THROUGH THE ARCHIVES: Senators call farmers to be given more time for to make application under bill
Appeals for an extension of the period during which farmers can make applications under the Housing on Farms Bill had been made by several members the Ulster Senate the previous day when the Committee Stage of the Bill was completed, reported the News Letter on this day in 1950.
Mr Maguire urged that higher proportionate grants should be given to small farmers. He said that he had “an uneasy feeling that the Bill would not result in many more houses being built or renovated on farms than had been built under Act”
He said that he would like to see the superficial area of houses being increased.
Mr Maguire asked that the Bill should be extended by a year. “The period up to February 4, 1951, stipulated in the Bill, is only seven months and does not give the farmer long enough to put forward his plans and have them approved,” he told the committee.
Mr Wilton, Sir Wilson Hungerford and Mr Lennon also appealed for an extension.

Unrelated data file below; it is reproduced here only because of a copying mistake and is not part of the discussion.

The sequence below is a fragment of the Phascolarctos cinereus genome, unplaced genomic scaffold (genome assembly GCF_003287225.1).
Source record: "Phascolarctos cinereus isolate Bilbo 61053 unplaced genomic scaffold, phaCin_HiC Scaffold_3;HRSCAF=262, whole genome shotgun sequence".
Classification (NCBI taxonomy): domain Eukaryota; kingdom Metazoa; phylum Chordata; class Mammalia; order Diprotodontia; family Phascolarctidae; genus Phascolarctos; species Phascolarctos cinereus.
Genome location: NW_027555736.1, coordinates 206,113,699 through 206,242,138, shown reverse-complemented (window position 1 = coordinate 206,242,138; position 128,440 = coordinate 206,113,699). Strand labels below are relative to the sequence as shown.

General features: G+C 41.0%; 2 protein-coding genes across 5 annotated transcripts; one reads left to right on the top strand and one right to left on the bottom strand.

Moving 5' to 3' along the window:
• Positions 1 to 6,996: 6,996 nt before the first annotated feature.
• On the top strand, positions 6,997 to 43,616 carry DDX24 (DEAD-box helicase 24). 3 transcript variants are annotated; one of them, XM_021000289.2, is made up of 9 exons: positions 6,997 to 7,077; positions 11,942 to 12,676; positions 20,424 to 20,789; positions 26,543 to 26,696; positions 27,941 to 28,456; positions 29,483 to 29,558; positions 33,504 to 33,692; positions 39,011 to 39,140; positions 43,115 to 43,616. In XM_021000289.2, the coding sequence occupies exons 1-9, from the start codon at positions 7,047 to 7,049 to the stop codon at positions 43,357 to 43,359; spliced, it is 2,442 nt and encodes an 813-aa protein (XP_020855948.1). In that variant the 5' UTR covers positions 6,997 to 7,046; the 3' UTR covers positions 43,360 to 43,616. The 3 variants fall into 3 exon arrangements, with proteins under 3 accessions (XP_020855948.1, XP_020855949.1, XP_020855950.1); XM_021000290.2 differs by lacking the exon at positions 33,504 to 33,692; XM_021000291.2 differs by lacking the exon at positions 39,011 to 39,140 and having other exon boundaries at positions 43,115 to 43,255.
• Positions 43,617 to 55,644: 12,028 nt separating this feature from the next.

They pointed out that the period from June 1950 until November 1950 was “one of the busiest in the farmer’s life and he would have no chance to submit plans during that time”.
Mr Lennon contended that the conditions attached to the grants were too stringent.
Replying to the debate, Sir Roland Nugent, Leader of the House, said that he would bring the question of an extended period to the attention of the minister concerned.
He pointed out that February 4, 1950, would not bring the operation of the Act to an end.
“It was merely to fix the date when applications which were already in could be cleared off,” he said. He added: “A new Order could then be made extending the period.”
Sir Roland reminded members that the grants in the Bill had been amended in the Commons in such a way as to bring them into line with proposals prepared by the Ulster Farmers’ Union and to help particularly the small farmer.